As schools prepare for students to return to classrooms next month, a new report released by Mental Health America finds the overwhelming majority of states are unprepared to address the current youth mental health crisis in schools.

Indicators of youth mental health and well-being indicate a growing public health crisis that has only been worsened by COVID-19. Yet, public policy has been slow to respond at the state and national levels. This report seeks to document the alarming trends in youth mental health and the disparities in access to care. The report then addresses several innovative state legislative solutions to promote school-based mental health education, supports, and services. The report also highlights the effect of these policies on advancing equity and the role of youth leadership in securing legislation. The information is designed to guide advocacy at the state level and begin to create a framework for federal policy.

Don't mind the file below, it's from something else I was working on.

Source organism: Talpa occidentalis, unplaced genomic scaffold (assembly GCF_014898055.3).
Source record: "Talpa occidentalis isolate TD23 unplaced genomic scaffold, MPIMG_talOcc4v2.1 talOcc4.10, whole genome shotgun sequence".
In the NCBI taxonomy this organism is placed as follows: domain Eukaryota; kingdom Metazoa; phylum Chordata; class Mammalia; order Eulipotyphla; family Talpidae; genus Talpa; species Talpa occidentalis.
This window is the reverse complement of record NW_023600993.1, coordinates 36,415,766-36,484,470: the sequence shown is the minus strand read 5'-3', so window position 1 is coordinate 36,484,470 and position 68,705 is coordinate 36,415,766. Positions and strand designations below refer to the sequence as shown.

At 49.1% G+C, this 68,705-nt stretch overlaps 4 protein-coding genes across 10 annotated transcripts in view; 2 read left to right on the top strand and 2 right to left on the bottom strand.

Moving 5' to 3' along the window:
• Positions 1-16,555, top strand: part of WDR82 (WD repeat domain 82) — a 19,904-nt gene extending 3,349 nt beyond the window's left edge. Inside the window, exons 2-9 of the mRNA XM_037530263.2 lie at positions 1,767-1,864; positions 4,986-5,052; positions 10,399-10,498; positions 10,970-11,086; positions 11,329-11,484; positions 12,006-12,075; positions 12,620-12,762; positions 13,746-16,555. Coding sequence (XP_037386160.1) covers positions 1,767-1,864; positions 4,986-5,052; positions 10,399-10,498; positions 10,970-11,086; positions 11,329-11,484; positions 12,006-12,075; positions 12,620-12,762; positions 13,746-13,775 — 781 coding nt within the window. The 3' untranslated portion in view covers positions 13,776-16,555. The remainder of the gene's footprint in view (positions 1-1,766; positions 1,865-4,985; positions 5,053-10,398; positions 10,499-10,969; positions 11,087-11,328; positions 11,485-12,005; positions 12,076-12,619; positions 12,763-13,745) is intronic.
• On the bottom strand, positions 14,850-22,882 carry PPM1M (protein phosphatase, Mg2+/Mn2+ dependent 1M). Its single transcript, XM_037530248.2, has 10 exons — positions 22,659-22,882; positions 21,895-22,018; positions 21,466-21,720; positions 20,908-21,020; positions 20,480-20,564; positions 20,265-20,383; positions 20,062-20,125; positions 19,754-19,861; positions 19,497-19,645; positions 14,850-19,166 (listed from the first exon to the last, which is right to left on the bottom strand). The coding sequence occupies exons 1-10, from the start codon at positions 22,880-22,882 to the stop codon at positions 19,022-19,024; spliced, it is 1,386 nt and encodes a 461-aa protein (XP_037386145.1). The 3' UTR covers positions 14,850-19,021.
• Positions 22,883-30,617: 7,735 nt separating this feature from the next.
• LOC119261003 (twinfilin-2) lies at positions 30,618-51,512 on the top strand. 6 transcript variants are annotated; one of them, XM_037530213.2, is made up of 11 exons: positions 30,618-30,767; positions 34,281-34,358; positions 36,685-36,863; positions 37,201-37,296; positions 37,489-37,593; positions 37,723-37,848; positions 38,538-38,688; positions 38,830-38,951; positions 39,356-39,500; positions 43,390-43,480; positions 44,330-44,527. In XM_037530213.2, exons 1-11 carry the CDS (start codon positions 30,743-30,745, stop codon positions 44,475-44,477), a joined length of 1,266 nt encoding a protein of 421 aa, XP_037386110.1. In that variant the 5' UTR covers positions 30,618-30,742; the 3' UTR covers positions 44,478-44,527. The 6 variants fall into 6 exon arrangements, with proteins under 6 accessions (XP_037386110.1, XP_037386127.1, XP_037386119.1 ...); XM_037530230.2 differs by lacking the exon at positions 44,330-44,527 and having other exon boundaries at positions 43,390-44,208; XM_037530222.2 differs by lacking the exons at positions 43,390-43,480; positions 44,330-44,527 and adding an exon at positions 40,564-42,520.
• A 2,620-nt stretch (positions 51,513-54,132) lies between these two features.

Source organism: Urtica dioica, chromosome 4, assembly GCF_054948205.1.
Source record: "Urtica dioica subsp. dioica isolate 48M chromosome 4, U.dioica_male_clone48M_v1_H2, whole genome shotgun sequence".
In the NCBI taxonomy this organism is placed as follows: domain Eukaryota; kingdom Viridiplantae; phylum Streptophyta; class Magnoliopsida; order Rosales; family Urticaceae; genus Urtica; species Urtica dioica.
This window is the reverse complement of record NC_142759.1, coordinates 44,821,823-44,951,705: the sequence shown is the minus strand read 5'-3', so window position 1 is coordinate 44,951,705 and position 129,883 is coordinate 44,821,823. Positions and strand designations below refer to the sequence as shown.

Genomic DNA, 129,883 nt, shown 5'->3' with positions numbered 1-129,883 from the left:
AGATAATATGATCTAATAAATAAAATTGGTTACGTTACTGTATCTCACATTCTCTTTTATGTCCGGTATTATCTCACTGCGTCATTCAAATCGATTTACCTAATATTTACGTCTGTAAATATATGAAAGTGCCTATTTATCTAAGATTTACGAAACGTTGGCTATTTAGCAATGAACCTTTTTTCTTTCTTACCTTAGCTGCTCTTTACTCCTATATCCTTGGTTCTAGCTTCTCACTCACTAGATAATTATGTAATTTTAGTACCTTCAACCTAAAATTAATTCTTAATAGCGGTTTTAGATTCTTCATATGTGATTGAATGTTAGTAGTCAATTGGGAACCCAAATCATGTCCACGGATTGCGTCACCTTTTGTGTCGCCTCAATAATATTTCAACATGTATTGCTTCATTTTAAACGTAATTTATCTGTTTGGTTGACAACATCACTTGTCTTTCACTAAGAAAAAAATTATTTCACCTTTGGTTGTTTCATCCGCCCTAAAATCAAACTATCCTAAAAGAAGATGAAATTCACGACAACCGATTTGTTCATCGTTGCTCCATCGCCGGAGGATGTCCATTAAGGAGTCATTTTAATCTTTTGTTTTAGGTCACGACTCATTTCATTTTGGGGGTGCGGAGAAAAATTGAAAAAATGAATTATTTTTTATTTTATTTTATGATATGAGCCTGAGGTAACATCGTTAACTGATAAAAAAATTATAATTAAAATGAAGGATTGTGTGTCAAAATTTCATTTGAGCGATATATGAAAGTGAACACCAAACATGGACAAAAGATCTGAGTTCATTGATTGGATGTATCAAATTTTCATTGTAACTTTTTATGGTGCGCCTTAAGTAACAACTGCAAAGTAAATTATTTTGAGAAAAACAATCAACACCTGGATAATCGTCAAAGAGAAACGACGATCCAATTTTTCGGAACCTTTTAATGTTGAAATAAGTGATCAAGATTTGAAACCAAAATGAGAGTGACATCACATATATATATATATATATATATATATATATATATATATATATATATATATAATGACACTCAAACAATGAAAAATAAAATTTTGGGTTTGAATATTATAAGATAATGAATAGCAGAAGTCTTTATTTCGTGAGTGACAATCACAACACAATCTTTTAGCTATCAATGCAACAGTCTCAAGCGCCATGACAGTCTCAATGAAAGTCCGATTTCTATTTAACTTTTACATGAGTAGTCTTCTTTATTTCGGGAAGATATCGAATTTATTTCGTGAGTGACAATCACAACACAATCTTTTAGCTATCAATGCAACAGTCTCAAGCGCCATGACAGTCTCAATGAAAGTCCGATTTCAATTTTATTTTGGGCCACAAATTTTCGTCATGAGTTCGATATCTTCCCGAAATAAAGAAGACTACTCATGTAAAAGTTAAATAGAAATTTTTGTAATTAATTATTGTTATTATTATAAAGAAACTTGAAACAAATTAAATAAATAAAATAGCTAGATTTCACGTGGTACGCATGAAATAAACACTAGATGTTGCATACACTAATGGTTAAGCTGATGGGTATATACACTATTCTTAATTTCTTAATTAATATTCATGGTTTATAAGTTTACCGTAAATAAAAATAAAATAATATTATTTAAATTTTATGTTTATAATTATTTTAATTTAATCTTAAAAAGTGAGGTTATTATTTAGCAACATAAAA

May be an image of text May be an image of text
May be an image of text that says 'YOUTH LEADERSHIP HAS PLAYED A KEY ROLE IN DEVELOPING AND PASSING LEGISLATION Youth in Oregon led the effort to enact excused absences for mental health with assistance from for Providence Health and Services. Youth leaders were responsible for the Virginia education law. They drafted the statute, secured prominent sponsor, and advocated for passage of the bill. Youth New York received training their government class and advocated for mental health education in schools by reaching out their legislators and telling their stories. MHA Mental Health America' May be an image of text

View the report from Mental Health America